The impact of Russia’s invasion of Ukraine on Polish immigration rules

Tuesday 18 October 2022

Michał Kacprzyk
Raczkowski, Warsaw

Stay and work of Ukrainian citizens

The Russian invasion of Ukraine has triggered unprecedented displacement across Europe not observed since the Yugoslav Wars. On 4 March 2022, the Council of the European Union implemented decision (EU) 2022/382, establishing the existence of a mass influx of displaced people from Ukraine within the meaning of Article 5 of Directive 2001/55/EC and having the effect of introducing temporary protection. Consequently, Members States introduced laws on basic standards of treatment for Ukrainians fleeing the war, including residence rights, labour market provisions, and social and health services. Similar laws came into force in Poland on 12 March 2022, regarding the assistance to Ukrainian citizens. Practical applicability of the Act was significant as Poland, a country bordering Ukraine, has remained the most frequent entry point for Ukrainians fleeing the war since 24 February 2022. More than six million Ukrainians have entered Poland since the war started and for many it became a destination country.

It is worth mentioning that the Act does not constitute a new rule of entry of Ukrainian citizens to Poland. Consequently, border crossing is possible on the basis of general rules which, at border control, require foreign nationals to provide relevant documents allowing entry, that is, biometrical passport, visa, etc. In cases where a person does not have one of these documents, entry is possible under the consent of a commander of the Polish Border Guards post. The consent is discretionary.

With regard to the right to stay in Poland, Ukrainian foreign nationals who have entered Poland due to the armed conflict in Ukraine since 24 February 2022, and have declared intention to stay in Poland, have the right to reside until 24 August 2023, covering a maximum period of 18 months.

Extension of residence does not apply to the citizens of Ukraine who have other grounds for residence, such as a temporary residence permit, permanent residence permit or long-term resident’s EU residence permit. Additionally, extension of residence right does not apply to foreigners who have applied for international protection (ie, refugee status, subsidiary protection) or who have declared their intention to apply for such protection in future.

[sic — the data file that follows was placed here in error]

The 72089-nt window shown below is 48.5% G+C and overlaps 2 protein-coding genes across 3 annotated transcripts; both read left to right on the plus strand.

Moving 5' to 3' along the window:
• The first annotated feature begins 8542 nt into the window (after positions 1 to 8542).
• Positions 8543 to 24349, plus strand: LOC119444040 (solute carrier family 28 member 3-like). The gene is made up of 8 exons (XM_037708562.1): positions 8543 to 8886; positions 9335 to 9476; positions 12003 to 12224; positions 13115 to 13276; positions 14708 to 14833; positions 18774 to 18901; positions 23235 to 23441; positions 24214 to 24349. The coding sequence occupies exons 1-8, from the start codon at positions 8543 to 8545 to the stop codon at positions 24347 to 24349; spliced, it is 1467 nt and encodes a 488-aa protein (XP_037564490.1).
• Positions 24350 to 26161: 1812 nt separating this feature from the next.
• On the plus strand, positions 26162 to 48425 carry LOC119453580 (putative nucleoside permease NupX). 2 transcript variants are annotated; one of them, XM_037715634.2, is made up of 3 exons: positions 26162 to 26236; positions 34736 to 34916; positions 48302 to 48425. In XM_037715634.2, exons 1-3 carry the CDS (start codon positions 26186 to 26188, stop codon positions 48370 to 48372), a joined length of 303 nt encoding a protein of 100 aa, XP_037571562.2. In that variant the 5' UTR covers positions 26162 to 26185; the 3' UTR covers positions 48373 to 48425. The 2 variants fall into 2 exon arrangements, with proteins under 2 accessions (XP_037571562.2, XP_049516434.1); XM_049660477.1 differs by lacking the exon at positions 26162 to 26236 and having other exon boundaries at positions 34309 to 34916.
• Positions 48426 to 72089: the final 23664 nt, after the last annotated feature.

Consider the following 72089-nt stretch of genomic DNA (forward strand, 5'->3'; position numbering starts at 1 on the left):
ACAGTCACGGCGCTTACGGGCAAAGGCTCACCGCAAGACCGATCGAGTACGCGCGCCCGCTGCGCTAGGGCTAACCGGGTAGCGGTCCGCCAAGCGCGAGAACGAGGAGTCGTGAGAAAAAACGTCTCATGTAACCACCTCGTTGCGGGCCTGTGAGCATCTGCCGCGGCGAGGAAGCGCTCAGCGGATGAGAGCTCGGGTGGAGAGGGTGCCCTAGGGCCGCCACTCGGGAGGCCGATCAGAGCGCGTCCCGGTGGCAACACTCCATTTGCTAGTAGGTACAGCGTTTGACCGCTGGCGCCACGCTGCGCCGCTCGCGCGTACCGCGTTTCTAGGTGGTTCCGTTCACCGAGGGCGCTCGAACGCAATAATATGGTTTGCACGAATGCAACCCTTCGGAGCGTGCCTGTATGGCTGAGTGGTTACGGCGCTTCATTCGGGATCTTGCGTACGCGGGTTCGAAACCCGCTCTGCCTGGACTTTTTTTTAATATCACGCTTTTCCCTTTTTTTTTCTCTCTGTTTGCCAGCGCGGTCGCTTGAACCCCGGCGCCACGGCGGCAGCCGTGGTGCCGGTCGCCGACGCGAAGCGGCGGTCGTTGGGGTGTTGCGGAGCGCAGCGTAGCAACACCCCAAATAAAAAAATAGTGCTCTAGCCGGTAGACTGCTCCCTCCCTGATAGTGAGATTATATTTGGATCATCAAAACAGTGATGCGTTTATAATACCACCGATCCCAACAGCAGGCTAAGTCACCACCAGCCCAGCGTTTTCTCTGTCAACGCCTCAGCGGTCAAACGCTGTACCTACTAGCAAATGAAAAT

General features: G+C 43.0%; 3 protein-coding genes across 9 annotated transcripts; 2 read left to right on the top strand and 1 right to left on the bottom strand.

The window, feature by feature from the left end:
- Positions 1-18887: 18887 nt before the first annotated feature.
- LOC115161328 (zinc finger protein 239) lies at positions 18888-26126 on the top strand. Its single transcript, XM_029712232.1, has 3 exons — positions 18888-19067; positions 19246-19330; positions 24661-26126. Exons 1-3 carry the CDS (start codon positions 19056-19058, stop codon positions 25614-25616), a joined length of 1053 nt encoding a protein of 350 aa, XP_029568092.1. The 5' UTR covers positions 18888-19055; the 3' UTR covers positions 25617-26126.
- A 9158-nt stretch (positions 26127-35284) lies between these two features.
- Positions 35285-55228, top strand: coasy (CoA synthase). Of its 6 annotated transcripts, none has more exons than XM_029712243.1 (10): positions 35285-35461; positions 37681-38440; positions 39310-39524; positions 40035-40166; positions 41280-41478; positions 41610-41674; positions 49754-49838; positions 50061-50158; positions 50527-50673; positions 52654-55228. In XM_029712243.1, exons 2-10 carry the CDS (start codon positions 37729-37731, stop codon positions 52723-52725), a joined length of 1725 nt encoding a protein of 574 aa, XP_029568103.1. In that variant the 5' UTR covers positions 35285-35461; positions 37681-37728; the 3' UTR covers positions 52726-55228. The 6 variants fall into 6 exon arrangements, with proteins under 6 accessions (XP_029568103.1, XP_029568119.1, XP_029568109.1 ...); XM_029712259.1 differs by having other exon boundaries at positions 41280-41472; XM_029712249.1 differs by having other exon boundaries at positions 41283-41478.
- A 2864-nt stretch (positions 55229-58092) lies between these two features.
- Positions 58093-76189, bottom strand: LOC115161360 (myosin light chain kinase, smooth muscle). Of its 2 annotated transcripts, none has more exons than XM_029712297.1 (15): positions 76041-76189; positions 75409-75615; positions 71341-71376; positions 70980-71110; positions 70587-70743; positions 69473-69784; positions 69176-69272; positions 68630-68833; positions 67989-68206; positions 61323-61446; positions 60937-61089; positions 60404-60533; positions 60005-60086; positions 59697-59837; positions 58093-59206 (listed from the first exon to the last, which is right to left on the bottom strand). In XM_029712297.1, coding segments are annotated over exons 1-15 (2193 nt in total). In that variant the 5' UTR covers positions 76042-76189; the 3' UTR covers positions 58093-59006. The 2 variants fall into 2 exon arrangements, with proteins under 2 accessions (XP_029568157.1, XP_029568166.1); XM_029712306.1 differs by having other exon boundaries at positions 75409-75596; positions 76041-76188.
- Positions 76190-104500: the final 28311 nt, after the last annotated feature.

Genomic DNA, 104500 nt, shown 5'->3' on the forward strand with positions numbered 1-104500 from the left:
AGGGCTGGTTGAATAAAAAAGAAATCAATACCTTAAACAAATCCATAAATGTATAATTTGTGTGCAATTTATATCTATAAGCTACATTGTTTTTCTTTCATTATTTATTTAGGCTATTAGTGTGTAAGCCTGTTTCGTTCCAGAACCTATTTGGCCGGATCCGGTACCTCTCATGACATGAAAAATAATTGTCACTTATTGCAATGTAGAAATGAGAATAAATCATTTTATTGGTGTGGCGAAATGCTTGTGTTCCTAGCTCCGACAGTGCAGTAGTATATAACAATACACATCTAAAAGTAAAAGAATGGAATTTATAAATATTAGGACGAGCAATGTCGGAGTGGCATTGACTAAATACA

Nine months on from entering Poland, a Ukrainian citizen covered by the Act, may apply for a temporary residence permit granting a right to remain for a further three years.

Departure from Polish territory for a period longer than a month deprives Ukrainian citizens of their right of residence, unless this is for work purposes, for example, being posted abroad by an employer in as a consequence of finding a job in Poland.

Regarding the right to work, citizens of Ukraine who legally stay in Poland on the basis of the Act have the right to work without requiring prior work authorisation. The only condition is to notify the District Labour Office about entrusting work to a foreigner. The notification is to be submitted within 14 days of the commencement of employment via praca.gov.pl. This obligation lies with the employer. All Ukrainian citizens who stay legally in Poland, not only persons covered by the temporary protection, can benefit from this right.

Visas for foreign nationals in Poland

Recent developments also cover visa regulations. Under certain conditions it is possible for the citizens of Belarus and Ukraine to apply for a Polish national visa in Poland. Until now, this was not possible as all visas had to be received outside of Poland in one of its foreign consulates.